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FDA Allows Drugs without Proven Clinical Benefit to Remain Registered for Years through ‘Accelerated Pathway’ Approval

Since the US Food and Drug Administration (FDA) introduced its ‘accelerated approval pathway’ for drugs, in 1992, nearly half of the 253 drugs authorised by this process have not been confirmed as clinically effective, found an exclusive investigation by The BMJ.

Carrying out analysis of FDA data to year-end 2020, The BMJ found that of the 112 drugs, approved in the last 28 years, more than one fifth had been on the market for at least five years, and some had received approval more than two decades ago.

The accelerated pathway allows drugs to be approved for use once safety data, but before efficacy, has been proven. However, as part of the process, manufacturers should conduct post-approval studies – Phase IV Confirmatory Trials – to verify the anticipated clinical benefit. If a trial shows no benefit, the FDA can cancel a drug’s approval.

But further analysis of FDA data revealed that only 16 drugs approved under the accelerated pathway have been withdrawn. Most of these were shown to lack efficacy, but in some cases the confirmatory trials were never conducted.

The BMJ asked the manufacturers of 24 treatments that have been on the market for more than five years whether they had conducted phase IV trials. Six drugs had been withdrawn, approved, or postponed. But out of the remaining 18 drugs, just one third of manufacturers provided information on a relevant trial. And, of these, only four had started to recruit patients, while two companies said they were still discussing study design with the FDA.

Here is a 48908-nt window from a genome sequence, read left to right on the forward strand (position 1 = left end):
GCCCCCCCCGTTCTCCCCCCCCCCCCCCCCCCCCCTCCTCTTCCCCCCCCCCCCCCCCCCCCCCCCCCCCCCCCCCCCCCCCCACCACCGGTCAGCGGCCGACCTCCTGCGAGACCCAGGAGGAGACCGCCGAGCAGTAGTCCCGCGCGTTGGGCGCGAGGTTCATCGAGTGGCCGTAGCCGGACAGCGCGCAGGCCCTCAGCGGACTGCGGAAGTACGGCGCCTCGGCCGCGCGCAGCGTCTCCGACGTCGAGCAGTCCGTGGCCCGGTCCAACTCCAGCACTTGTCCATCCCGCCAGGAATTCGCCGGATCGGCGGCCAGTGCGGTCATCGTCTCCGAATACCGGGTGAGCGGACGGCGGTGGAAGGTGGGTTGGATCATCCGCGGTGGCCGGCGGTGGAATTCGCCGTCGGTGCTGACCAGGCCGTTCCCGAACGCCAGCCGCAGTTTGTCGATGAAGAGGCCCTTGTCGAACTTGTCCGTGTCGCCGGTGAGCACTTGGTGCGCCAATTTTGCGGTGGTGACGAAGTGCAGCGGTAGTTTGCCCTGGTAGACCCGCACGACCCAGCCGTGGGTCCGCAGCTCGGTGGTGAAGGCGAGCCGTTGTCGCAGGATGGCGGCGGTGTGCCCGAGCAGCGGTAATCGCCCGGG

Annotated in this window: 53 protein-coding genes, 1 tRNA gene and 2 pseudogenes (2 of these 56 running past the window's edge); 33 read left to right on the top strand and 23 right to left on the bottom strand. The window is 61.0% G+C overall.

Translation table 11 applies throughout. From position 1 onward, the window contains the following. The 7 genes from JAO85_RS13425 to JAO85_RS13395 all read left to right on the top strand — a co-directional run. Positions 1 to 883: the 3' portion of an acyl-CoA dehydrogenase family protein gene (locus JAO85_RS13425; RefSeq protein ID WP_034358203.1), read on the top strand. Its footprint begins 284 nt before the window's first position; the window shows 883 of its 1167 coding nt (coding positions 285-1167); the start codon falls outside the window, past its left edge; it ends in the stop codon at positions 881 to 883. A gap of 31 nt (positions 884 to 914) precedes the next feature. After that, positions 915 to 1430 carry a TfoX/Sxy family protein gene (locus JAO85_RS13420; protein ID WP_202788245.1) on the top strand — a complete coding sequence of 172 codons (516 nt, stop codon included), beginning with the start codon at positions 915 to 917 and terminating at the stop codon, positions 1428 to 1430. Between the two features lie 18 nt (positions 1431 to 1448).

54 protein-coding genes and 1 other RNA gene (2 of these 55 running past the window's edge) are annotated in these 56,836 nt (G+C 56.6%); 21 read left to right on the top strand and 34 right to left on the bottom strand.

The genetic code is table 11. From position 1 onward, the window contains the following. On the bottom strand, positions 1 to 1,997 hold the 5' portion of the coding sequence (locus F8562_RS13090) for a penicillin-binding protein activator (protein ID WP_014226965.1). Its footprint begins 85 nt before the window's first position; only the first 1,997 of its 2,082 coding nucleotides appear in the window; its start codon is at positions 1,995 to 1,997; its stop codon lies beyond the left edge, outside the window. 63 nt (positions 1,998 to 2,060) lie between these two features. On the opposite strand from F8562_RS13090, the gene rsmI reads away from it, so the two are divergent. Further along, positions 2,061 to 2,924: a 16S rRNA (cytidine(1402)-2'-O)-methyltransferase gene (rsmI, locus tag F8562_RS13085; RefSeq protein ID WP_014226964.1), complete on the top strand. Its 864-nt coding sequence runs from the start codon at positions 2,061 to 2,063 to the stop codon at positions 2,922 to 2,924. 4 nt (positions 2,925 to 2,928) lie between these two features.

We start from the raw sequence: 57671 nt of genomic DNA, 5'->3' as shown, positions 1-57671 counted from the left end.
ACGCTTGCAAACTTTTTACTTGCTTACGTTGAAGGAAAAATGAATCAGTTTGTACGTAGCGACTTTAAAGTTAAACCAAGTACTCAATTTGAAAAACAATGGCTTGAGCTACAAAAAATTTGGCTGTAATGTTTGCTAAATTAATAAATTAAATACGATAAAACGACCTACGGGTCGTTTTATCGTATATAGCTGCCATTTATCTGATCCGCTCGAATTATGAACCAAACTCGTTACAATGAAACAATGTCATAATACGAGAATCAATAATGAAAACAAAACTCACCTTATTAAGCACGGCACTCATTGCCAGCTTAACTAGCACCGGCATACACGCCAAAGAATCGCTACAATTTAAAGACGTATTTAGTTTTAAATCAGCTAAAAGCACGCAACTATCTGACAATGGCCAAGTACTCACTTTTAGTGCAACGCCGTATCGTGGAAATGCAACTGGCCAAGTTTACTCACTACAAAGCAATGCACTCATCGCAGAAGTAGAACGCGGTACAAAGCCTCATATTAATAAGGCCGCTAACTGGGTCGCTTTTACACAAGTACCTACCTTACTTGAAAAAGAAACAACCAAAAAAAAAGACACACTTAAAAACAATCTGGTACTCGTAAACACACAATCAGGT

Despite the pathway’s intended purpose of accelerating the availability of drugs that treat serious diseases, experts are concerned that the process is now being exploited by firms – to the potential detriment of patients, who may be prescribed a drug that offers little benefit.

Huseyin Naci, associate professor of health policy at the London School of Economics, said: “We may have drugs on the market that don’t have any benefits, but certainly predictably have harms associated with them.”

Rachel Sachs, an associate professor of law at Washington University, said: “There are some instances where the companies really do seem to be taking advantage of the accelerated approval pathway and are using it in a way that makes it harder to get at the truth about whether these products really are effective.”

An FDA spokesperson said: “[The FDA is] committed to working with sponsors to ensure that confirmatory studies are completed in a timely manner. We expect sponsors to commit all resources needed to move trials forward as effectively as possible, with the aim of completing trials as soon as is feasible, while assuring the quality of the data and the robustness of the results.”

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